In this post, Jennifer Bowen discusses the implications of Karen Coyle's January issue of Library Technology Reports, and places it in the current context of Metadata librarianship.
--Daniel A. Freeman
A couple of years ago, while in the thick of RDA development, I started hearing some pretty ominous statements from some of my metadata colleagues. They were saying that if libraries are to remain relevant in the future, then library metadata MUST be transformed to enable it to function within a web environment. They felt that if RDA fails to make this happen, then library catalogs and cataloging are doomed to oblivion. Ouch – no pressure there! Amid other equally strident voices warning that we shouldn’t stray too much from AACR2 and ISBD, I found these calls for drastic change to be more than a little perplexing!
I admit that I first decided to listen seriously to the folks demanding change, not because I found the arguments to be immediately understandable and compelling, but because of the great respect that I have for the individuals (Karen Coyle and Diane Hillmann among them) who were making them. And after listening for a while, the arguments DID become more compelling. And the more I tried to understand what they were saying, the more compelling their explanations became.
In her January 2010 issue of Library Technology Reports, “Understanding the Semantic Web: Bibliographic Data and Metadata,” Karen Coyle has now written the explanation that I needed two years ago! Thank you, Karen, for writing something so free of confusing jargon, and so full of real life examples to guide everyone through this difficult topic. I find it even MORE valuable that Karen’s report is not seeped in doom-and-gloom about the future, but wonderful excitement about the possible roles that libraries could take on in a broader online environment, with library metadata informing and populating any number of innovative web applications, built by just about anyone! How cool is that?
While the discussion about the relationship between library metadata and the Semantic Web may seem to be in its infancy, the “Library Linked Data Movement” (to give it a name) is already maturing in interesting ways. We (and I now consider myself part of this discussion group) are all on various stages of the learning curve. Some, like Karen, are out leading the way, and trying to find a way to “fit” library practices into the theoretical concepts of the Semantic Web. While I still struggle to explain the difference between OWL and SKOS, I find that I understand the concepts at a deeper level the more that I work with actual data. I now understand the beginnings of what it takes to make our legacy metadata work on the web, and am working to find practical solutions to make that happen using software being developed for the eXtensible Catalog.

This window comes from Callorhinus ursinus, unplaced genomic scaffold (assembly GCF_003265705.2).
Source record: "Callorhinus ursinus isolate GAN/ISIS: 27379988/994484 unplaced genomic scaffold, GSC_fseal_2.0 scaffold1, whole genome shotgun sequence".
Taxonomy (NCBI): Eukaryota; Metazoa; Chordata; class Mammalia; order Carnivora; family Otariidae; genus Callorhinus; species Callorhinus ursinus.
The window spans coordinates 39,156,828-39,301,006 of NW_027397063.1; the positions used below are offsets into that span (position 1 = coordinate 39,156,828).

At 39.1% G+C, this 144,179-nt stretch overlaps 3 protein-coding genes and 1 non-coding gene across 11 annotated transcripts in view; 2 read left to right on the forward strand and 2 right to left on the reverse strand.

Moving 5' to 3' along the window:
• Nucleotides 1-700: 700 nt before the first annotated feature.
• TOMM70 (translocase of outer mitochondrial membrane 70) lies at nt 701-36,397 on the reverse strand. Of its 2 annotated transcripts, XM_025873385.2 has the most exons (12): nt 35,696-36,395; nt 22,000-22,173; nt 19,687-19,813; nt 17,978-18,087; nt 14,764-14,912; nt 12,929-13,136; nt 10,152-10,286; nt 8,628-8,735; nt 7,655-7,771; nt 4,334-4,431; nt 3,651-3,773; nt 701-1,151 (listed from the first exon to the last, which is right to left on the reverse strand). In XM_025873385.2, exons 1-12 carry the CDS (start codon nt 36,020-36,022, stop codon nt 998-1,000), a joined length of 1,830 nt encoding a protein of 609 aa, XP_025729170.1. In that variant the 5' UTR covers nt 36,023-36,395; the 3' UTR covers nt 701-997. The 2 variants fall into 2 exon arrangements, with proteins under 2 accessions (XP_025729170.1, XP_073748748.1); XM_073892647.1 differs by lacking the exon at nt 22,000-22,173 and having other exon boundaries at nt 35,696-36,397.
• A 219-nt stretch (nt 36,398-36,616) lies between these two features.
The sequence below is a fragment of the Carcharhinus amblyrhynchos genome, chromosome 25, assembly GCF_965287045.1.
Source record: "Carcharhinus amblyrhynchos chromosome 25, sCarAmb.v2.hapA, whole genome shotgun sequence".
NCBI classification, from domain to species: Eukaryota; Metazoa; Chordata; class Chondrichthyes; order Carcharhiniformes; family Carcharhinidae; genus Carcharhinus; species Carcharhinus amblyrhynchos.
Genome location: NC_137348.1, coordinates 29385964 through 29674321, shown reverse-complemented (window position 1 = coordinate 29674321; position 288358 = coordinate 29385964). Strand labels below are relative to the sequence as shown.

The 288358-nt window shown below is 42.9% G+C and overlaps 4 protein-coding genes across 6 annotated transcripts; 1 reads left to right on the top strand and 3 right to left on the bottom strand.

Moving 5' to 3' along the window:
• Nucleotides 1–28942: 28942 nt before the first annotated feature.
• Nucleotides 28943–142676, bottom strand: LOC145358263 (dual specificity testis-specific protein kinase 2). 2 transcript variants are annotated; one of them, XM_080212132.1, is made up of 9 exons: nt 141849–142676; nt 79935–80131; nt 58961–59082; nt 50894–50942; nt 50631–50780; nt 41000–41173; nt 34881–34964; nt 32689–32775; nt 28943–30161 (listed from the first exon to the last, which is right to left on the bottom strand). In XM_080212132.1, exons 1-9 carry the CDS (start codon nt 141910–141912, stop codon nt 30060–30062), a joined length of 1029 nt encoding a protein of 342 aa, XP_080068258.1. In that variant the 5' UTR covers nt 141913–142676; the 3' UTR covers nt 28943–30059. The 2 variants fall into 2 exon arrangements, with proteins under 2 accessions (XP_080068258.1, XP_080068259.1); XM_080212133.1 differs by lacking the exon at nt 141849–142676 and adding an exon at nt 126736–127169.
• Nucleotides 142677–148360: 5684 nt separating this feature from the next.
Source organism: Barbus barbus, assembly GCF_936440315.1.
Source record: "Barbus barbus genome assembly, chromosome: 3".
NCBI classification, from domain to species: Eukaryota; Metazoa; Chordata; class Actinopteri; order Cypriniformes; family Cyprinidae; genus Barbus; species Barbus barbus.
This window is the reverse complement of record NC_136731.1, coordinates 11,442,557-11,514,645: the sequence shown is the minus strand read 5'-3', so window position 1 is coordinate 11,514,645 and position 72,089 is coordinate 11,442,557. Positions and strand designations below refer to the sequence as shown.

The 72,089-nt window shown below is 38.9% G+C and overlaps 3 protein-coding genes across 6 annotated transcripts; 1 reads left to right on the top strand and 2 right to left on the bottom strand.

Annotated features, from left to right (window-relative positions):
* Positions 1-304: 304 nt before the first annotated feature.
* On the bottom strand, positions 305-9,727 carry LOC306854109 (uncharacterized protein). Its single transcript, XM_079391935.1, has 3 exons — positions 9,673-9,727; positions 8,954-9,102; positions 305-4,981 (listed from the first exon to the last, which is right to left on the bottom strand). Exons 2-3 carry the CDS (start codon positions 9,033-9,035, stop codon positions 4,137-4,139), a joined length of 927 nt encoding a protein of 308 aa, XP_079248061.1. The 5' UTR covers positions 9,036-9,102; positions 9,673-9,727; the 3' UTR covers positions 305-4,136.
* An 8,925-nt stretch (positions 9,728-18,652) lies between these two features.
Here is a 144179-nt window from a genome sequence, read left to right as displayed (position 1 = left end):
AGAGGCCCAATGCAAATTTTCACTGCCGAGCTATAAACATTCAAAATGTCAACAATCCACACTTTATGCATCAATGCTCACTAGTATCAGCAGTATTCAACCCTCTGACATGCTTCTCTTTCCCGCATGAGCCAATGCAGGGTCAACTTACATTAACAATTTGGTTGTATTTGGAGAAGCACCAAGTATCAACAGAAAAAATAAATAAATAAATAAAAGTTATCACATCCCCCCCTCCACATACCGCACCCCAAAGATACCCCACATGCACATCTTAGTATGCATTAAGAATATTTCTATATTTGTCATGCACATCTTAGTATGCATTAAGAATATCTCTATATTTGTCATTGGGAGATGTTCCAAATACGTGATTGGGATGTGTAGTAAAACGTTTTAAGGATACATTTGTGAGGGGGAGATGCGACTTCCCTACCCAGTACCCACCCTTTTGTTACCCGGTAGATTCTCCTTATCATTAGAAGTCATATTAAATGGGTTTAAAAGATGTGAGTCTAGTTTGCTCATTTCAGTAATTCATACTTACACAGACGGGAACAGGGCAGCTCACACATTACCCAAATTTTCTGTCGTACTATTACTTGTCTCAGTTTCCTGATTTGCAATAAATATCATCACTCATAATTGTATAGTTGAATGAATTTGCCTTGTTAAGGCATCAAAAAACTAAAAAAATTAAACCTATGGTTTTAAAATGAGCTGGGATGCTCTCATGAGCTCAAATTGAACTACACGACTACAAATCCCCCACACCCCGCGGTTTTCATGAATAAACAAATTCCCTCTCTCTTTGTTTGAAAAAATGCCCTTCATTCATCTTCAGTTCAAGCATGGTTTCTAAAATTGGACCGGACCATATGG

Karen is quite correct when she says that “The movement of library data into the linked data cloud is not as far off as it might seem,” because we have already developed open source software for the eXtensible Catalog that enables libraries to get started with this process. While the eXtensible Catalog (XC) software can be used as an end-to-end next generation discovery system, the various XC software toolkits can also be used alone or in various combinations to provide a platform for preparing metadata to work in a variety of environments, including the Semantic Web. XC software provides a way for libraries to experiment with transforming legacy catalog data and making it available as linked data. Just as importantly, we’ve designed XC software so that it will work alongside MARC-based systems, which allows libraries to experiment with their data in new environments without migrating away from their current Integrated Library Systems. As Karen said recently during a College of DuPage webinar (http://www.dupagepress.com/index.php?id=4426), XC gives libraries a way to get started!
The bottom line: libraries don’t need to wait to get started in this area – there is a huge opportunity here, and no good reason to wait. In fact, there is every reason NOT to wait until everything is figured out by someone else – we need to (and can!) figure it out for ourselves!
For more information about the eXtensible Catalog, please visit our website at www.eXtensibleCatalog.org (revamped website coming soon!). On this site you’ll find links to many presentations about XC, including a series of webcasts about the software (http://www.screencast.com/users/eXtensibleCatalog) and a paper describing our work on XC related to metadata (http://hdl.handle.net/1802/6377).
I’m looking forward to Karen’s February issue of Library Technology Reports, which will delve more into how RDA is now becoming a part of the Linked Data environment. We are working with some aspects of RDA as part of the XC Project, and I will have more to say in response to that report, especially regarding our findings about what works and what doesn’t, in terms of transforming legacy library data to linked data.
A group of Metadata librarians are also planning an ALCTS Preconference entitled, “Linked Data: Making Library Data Converse with the World”for the ALA Annual Conference in Washington D.C. (http://www.ala.org/ala/mgrps/divs/alcts/confevents/upcoming/ala/ac10/linked.cfm). If you’d like to learn more, please join us!
Jennifer Bowen (email@example.com) is Assistant Dean for Information Management Services at the University of Rochester River Campus Libraries, and Co-Executive Director of the eXtensible Catalog Organization. She was involved with RDA development as a former ALA representative to the Joint Steering Committee for the Revision of AACR2, and more recently has been actively exploring ways that legacy MARC data can be reused in other discovery environments and a non-MARC implementation of part of RDA within the eXtensible Catalog.